Travel Logistics: It takes some doing to visit the Democratic Republic of Congo (DRC).  Visas for the DRC mandate an application filled out in triplicate, 3 photos and 3 letters. Those letters are: one letter of Employment, one letter of reference and one letter of invitation. An itinerary, proof of financial support and a yellow fever vaccination will also be required. In most case travelers will also need a multi-entry pass, which can cost upwards of $300. Aside from the legal papers being expensive; some travelers also report having been asked by security personnel to pay “special fees” upon entry.  On the way out, travelers will also be  obligated to pay a departure fee called the “Redevance de Développement des Infrastructures Aéroportuaires” without paying this and receiving the accompanying “Go Pass” one would not allowed to board their returning flight.

Other considerations:

  • The general lawlessness in the DRC make this a highly unadvisable place to travel. A Canadian Embassy exists in Kinshasa but may be of limited assistance in some circumstances.
  • Civil unrest among the country’s inhabitants combined with foreign interest in the DRC’s vast wealth of natural resources, have resulted in a country fraught with murder, rape, torture, kidnapping and war for the past few decades. Among these resources is Colton, a material used in mobile phones, computers and game consoles, the rapidly increasing demand for these products has only intensified the blood-shed in the DRC.
  • Travelers may be exposed to random acts of violence or attacks at any time or place throughout the country even in “safer” areas such as Bukavu.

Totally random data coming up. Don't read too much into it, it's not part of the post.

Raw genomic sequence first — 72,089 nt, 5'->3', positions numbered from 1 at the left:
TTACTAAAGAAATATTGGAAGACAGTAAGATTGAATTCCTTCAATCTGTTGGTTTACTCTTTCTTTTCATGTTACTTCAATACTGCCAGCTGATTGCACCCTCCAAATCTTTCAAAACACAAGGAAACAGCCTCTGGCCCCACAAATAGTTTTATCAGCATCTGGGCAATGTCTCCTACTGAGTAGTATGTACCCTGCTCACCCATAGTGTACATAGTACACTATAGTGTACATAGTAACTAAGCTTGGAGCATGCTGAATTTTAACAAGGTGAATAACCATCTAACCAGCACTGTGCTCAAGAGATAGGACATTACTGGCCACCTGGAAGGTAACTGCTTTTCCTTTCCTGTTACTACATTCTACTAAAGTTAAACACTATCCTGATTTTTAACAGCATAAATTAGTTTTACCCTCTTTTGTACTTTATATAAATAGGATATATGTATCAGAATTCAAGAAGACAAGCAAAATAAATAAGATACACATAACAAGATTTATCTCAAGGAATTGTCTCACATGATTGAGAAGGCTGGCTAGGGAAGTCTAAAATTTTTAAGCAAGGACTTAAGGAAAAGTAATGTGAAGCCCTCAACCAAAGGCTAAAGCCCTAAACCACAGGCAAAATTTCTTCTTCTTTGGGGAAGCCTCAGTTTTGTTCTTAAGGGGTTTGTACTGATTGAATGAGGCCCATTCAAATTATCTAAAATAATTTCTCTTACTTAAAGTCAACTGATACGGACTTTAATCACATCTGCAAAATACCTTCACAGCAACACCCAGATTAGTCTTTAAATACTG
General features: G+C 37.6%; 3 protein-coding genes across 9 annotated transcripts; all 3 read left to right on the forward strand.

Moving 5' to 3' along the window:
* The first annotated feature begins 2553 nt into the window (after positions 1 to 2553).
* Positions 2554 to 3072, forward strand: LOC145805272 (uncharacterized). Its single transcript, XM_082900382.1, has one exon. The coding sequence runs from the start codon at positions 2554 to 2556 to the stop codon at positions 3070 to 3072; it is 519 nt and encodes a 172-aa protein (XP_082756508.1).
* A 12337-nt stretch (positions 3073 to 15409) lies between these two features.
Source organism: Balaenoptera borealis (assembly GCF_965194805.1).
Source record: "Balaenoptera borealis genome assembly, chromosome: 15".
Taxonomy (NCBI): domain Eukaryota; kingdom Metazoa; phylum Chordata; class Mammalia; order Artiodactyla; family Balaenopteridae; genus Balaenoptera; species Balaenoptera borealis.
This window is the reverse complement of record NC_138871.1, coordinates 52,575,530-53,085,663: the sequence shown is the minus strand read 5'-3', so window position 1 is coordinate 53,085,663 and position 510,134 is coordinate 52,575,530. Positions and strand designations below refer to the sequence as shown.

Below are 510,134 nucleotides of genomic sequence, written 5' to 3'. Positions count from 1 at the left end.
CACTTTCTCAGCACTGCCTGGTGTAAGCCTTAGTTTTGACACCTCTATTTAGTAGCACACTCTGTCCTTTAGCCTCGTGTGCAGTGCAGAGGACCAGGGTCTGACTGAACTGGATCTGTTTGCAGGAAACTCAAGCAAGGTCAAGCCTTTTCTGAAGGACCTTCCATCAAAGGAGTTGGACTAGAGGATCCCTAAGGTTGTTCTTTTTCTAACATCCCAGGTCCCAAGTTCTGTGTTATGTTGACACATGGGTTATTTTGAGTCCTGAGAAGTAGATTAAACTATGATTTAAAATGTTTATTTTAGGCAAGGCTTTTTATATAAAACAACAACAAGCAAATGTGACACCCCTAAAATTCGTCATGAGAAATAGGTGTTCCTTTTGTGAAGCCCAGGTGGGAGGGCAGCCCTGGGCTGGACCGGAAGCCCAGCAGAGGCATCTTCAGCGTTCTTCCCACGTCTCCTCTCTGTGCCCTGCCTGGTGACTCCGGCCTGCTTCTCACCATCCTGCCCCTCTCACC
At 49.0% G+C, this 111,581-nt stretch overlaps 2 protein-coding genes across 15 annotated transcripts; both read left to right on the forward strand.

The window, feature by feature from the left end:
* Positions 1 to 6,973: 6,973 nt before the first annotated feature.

• Unannounced curfews, border closings and flight suspension may occur at any time.
  • Multiple Humanitarian and Non Government Organization (NGO) workers have been victims of attacks, robbery extortion and sexual assault.
  • Tourist facilities are limited and road travel can be difficult due to the lack of public transportation and established roads. On what remains of the roads, truck travel may be possible but impeded by fake “security personnel” attempting to extort money or valuables.


Logistics: In order to travel to Afghanistan, any traveler will need a Visa. An Afghanistan Visa is procurable through the Embassy of Afghanistan in Ottawa and Toronto. While the turn around time and expense of this Visa is reasonable extensive documentation may be required. It may be necessary to present proof of residence, travel itinerary or employment upon return. 2 identical photos with explicit specifications are also necessary. Failing to obtain a Visa prior to entry will likely result in detention or deportation and attempts to enter this country with an Israeli visa or passport stamp will probably end in refusal. Air Entry is the only viable option for security reasons and because roadways into the country are considered dangerous.

Other Considerations:

  • All buildings and public area remain at risk for terrorist attacks representing extreme danger to all travelers.
  • In addition to attacks, there are landmines throughout the country and the Taliban has identified kidnapping foreigners as a primary goal.
  • In addition, health care facilities in Afghanistan are unsanitary, creating severe risk of infection. Medical Evacuation is highly unlikely and certain remote areas of the country may be outside of consular assistance.